In her own words, Billie McCarthy is in the throes of a “dirty love affair” with Neo Soul. Born in Tamworth and an alumnus of the Newtown School of Performing Arts, Billie is a singer, songwriter and comedienne whose work has been heavily influenced by the country and blues traditions of northern New South Wales.
With a soulful voice and her unique brand of comedy, smokey jazz and cabaret, Billie has made a name for herself as one of Sydney’s favourite live performers. Her musical stylings have even garnered the attention and praise of soul music legend Jill Scott.
Recently she’s been appearing alongside soul powerhouses Alphamama and Ngaiire, with whom she performed at TEDx Sydney in June. She’s also a regular on the festival circuit, having graced the stage at the Brisbane Festival, Sydney Festival, Byron Bay Blues and Roots and Java Soul National Festival in Jakarta.
We were delighted to work with Billie as part of the Festival this year for a photo shoot where she donned one of Shaun McGrath’s spectacular, and gravity defying headdresses. We spoke to Billie about performing in Sydney, writing across genres, and the power of storytelling.
You’ve lived and performed in Sydney for many years now, how big a part do you think the city’s played in your creative development?
Sydney is a hard city in a way. Not NYC or London hard but about as hard as this privileged part of world gets. It costs a lot to live here and people can be driven by money and the buying stuff so the Arts often feels like an afterthought. That being said we have some of the best artists in the world and the scene is small so everyone knows everyone and we all benefit from the beautiful things people make here. I still work with people I knew when I was in high school and we have all grown up together. Even in this challenging time for live music in Sydney there is still a soul there that is not like anywhere else.
You already have an impressive back catalogue of festival appearances, how does Sydney’s festival scene compare to the other cities you’ve visited?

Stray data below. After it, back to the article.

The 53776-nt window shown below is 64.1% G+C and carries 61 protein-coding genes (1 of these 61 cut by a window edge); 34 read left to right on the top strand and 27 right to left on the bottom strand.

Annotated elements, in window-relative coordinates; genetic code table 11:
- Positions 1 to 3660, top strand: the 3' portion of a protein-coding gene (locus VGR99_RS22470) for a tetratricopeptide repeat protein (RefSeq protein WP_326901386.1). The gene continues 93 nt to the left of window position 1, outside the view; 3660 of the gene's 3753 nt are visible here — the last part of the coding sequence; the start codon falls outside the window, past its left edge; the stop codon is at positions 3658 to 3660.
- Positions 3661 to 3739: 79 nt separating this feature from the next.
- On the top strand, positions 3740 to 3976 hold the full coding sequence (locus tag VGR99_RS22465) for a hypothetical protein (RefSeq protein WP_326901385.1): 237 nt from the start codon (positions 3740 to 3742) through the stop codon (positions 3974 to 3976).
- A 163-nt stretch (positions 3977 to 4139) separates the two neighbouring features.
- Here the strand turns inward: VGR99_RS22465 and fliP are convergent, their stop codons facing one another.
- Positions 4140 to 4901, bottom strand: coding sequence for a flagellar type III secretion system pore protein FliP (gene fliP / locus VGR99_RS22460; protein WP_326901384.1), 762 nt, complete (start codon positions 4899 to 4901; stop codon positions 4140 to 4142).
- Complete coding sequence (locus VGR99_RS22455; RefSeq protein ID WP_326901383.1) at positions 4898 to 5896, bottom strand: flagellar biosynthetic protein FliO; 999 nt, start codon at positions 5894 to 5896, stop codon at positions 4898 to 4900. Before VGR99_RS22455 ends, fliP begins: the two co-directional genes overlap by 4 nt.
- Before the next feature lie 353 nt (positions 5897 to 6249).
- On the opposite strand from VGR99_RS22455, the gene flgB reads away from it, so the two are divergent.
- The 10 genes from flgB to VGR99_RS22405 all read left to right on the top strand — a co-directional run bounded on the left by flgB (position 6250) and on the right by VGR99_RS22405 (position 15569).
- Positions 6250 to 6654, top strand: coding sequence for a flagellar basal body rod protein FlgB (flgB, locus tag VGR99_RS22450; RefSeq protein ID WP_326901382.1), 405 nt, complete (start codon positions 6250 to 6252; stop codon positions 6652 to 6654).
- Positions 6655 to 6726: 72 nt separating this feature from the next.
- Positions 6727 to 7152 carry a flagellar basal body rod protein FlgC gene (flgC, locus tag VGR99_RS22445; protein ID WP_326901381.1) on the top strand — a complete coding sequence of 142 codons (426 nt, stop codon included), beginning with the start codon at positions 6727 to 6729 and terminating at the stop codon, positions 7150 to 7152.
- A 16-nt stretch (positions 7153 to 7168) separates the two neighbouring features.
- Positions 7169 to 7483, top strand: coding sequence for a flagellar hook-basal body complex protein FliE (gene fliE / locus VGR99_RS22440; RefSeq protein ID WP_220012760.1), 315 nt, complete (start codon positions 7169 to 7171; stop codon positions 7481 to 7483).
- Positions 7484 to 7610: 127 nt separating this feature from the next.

We need more events like Sydney Fringe Festival! Events that push Sydney out of its safe, staid, work-and-go-home-and-watch-My-Kitchen-Rules sort of lifestyle. Sydney's festivals feel very highly regulated. I feel like the festivals that happen in NSW in general are often overrun with police and have a lot of requirements that often seem ridiculous such as sound restrictions for the Sydney Opera House outdoor events etc. Sydney is an international city and we need to have more and more venues and funding to support and showcase the incredible home bred talent we have here.
In what sort of venues do you most like to perform and why?
I love intimate venues. I like to be able to look my audience in the eye so small rooms are ideal for me. Venue 505 is great for having an attentive audience and yummy food. Play Bar is also a nice supportive place. Fridas and Lazybones are also lovely venues.
You’ve written jazz, funk, folk, soul and musical comedy, how important do you think it is not to be constrained by a single genre?
I come from a pretty varied background of musical styles so I've never really thought about it much. The various members of my family played Blues, Country, Bluegrass, Funk, Soul and ClassicaI music, so it was always varied. I try to write to the style the subject matter dictates. Or I write to whatever I'm being paid to write to! Its often as simple as that for a lot of performers.
What is it about jazz and soul that really excites you as a songwriter?
Soul says it all really. Its got soul. It comes from a deep place and it feels good. Jazz harmony is always a combination of beautiful and baffling so it's forever gonna be appealing to me as a writer as I dip my toe into that huge sea of knowledge.
You’re also heavily influenced by blues and country music with their strong traditions of narrative storytelling. As a lyricist what stories are you drawn to most?
I often write at times when emotions are running high or to work through a problem. Love is often a problem so love is often a theme. Blues and Country pull no punches when it comes to emotion. It's balls out, in your face emotional storytelling. I think of myself as a storyteller so If what I'm doing as a performer isn't serving the lyrics then I'm not doing my job.
A lot of your lyrics are also incredibly funny, how important has comedy been for you in allowing your audiences to get a sense of your personality?
Thanks. I'm a total dag. I really haven't thought of myself as particularly funny but the nature of how I speak seems to make people laugh. I also swear a lot.
What do you want to see more of on the Sydney music scene?
Funding and support. I want my musician friends to have venues and financial and governmental support to produce quality artwork. I want Sydney to get its nightlife back and lose the lockout laws. I want new ways and incentives for the business world to engage with the Arts.
By Micheal Kennedy